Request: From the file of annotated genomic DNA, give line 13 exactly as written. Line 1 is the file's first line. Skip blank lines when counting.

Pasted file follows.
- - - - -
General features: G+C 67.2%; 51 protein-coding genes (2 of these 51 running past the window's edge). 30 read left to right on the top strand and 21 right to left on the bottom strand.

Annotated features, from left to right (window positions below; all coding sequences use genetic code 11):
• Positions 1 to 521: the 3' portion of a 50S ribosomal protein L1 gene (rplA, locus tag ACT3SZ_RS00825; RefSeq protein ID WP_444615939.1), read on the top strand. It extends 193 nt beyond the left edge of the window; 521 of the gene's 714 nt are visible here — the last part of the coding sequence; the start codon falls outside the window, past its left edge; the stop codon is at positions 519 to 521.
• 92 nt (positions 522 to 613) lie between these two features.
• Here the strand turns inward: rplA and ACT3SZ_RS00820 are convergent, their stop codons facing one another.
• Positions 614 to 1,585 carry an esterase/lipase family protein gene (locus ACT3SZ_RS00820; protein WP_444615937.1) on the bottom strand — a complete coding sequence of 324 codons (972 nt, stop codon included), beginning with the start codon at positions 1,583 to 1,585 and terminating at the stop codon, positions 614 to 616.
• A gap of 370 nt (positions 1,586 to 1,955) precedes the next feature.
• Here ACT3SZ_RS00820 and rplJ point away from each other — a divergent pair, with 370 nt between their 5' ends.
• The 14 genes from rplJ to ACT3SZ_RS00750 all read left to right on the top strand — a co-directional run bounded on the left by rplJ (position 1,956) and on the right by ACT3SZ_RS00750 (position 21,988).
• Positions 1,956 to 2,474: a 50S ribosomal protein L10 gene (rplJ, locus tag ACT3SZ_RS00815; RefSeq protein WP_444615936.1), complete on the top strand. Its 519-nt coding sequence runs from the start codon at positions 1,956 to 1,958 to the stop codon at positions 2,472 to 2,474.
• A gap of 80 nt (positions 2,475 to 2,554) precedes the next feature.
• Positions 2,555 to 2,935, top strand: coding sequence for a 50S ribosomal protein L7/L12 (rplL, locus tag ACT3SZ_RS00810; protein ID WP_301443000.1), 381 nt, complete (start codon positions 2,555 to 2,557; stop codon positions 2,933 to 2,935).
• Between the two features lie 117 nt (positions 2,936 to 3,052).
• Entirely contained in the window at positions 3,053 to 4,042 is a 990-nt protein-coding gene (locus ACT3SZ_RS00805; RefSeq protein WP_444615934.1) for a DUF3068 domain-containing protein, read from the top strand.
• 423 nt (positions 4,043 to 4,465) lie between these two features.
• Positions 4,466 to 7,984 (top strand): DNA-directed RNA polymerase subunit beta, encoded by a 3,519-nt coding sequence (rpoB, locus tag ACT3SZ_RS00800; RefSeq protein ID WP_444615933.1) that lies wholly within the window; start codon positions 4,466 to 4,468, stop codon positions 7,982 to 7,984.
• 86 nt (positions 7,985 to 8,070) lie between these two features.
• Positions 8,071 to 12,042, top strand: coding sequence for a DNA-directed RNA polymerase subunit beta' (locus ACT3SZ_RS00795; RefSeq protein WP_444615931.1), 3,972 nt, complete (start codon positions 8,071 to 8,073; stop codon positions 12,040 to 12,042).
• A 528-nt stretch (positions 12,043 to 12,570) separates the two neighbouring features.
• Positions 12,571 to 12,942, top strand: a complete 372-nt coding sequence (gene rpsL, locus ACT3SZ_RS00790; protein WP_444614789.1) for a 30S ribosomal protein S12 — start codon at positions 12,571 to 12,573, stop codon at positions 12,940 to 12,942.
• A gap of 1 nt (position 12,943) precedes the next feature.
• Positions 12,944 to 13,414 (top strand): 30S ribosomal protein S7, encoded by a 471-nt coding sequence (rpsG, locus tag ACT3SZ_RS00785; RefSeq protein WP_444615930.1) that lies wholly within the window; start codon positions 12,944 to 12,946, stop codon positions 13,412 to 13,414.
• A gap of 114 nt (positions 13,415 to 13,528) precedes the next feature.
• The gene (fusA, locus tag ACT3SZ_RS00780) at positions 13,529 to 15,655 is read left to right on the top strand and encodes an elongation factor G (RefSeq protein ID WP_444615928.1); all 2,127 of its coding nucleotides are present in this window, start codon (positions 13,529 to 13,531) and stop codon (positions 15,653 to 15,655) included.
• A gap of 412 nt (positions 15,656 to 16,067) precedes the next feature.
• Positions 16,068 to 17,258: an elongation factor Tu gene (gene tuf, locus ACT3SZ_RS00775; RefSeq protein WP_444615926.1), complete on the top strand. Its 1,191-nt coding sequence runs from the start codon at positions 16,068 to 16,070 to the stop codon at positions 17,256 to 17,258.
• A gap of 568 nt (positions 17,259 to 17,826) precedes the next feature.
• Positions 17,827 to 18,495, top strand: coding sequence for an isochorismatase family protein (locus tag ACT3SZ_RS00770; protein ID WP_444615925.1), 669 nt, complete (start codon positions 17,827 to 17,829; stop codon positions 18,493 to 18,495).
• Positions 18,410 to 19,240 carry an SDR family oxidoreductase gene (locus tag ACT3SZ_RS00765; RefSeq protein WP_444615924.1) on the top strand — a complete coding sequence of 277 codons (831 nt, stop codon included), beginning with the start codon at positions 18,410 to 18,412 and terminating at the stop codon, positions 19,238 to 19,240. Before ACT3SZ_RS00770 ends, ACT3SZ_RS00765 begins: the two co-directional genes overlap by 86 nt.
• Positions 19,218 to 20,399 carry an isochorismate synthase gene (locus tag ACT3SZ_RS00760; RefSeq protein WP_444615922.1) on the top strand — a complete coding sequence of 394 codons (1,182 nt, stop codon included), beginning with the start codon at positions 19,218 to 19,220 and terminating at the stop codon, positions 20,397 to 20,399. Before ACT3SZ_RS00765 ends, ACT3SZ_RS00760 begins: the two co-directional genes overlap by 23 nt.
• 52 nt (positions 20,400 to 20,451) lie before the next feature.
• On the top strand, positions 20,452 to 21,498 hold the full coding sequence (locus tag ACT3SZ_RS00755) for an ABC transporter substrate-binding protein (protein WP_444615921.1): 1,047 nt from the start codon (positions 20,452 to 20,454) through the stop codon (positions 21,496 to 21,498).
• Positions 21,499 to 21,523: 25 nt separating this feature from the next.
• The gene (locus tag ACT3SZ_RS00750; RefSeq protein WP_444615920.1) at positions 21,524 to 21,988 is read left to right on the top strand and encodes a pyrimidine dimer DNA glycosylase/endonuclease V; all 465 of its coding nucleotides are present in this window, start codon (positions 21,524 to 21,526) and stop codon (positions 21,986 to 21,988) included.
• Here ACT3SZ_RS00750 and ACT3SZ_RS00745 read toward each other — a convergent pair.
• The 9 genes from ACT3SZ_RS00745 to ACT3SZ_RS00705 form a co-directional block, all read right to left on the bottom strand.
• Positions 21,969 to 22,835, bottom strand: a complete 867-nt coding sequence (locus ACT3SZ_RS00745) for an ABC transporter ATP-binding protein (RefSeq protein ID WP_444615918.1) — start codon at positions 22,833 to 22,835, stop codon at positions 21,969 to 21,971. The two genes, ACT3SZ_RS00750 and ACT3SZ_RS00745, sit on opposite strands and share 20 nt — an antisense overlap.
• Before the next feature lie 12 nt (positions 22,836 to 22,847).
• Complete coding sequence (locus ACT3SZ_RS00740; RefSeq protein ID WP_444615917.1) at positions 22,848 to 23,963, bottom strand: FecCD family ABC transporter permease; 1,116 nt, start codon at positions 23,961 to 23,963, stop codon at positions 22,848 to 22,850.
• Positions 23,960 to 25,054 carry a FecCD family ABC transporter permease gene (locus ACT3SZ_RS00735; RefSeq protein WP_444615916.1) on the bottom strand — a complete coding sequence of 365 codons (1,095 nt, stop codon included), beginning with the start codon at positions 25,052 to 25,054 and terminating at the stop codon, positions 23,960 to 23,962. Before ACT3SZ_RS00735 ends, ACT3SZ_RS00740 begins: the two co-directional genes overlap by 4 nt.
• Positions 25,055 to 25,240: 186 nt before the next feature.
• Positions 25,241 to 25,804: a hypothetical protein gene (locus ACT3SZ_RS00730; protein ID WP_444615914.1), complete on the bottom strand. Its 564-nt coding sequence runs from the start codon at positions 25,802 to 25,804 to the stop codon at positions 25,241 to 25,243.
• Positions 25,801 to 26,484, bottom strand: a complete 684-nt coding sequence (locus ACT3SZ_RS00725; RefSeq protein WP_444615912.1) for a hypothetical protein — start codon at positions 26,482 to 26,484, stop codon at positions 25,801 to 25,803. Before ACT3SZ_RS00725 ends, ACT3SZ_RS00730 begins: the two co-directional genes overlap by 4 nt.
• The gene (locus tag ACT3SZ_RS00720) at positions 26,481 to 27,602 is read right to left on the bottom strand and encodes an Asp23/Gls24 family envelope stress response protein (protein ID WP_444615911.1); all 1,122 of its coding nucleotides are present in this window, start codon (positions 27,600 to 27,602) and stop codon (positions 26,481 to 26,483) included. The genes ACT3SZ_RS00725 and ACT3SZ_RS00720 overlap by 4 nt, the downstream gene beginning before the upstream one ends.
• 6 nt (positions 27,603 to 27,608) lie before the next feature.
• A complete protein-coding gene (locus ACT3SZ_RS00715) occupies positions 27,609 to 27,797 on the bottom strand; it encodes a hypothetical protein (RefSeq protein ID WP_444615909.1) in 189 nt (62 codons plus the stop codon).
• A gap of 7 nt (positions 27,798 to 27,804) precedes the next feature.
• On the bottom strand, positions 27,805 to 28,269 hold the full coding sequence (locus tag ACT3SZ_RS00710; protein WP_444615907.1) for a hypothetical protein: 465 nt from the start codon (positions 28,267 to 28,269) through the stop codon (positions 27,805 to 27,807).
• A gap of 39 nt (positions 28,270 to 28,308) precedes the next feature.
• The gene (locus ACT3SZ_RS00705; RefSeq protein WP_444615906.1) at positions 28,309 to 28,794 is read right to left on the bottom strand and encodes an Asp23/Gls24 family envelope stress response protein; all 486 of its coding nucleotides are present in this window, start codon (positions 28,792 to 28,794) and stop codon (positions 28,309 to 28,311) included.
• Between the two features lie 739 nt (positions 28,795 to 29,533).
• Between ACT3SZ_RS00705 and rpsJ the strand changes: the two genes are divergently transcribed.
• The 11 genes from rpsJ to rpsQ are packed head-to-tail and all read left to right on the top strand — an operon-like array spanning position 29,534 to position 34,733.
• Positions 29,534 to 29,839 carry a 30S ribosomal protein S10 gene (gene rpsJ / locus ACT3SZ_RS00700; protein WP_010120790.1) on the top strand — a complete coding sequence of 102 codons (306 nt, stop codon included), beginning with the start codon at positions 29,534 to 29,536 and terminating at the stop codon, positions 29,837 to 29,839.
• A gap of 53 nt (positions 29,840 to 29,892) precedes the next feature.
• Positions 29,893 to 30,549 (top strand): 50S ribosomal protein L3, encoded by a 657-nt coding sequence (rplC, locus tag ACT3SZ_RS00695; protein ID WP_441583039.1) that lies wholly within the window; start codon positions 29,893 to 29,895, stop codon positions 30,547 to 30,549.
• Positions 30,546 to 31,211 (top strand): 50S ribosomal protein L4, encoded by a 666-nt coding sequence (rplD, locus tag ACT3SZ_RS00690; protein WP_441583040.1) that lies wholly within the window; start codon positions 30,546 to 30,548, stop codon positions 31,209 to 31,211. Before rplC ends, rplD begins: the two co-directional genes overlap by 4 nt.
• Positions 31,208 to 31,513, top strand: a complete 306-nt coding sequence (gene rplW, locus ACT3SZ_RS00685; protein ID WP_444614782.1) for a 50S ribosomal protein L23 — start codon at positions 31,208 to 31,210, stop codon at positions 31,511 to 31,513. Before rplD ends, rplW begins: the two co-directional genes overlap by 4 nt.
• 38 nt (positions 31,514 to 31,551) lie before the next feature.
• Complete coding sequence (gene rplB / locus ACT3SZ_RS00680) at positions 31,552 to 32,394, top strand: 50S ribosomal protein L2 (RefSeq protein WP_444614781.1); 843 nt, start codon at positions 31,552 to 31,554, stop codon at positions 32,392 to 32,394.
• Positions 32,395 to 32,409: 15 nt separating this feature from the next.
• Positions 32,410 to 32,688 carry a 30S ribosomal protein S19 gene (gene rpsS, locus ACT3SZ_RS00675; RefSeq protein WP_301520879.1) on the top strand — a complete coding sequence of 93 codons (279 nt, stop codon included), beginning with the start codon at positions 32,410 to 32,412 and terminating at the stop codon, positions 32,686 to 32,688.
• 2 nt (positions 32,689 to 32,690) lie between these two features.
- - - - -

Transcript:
• Between the two features lie 117 nt (positions 2,936 to 3,052).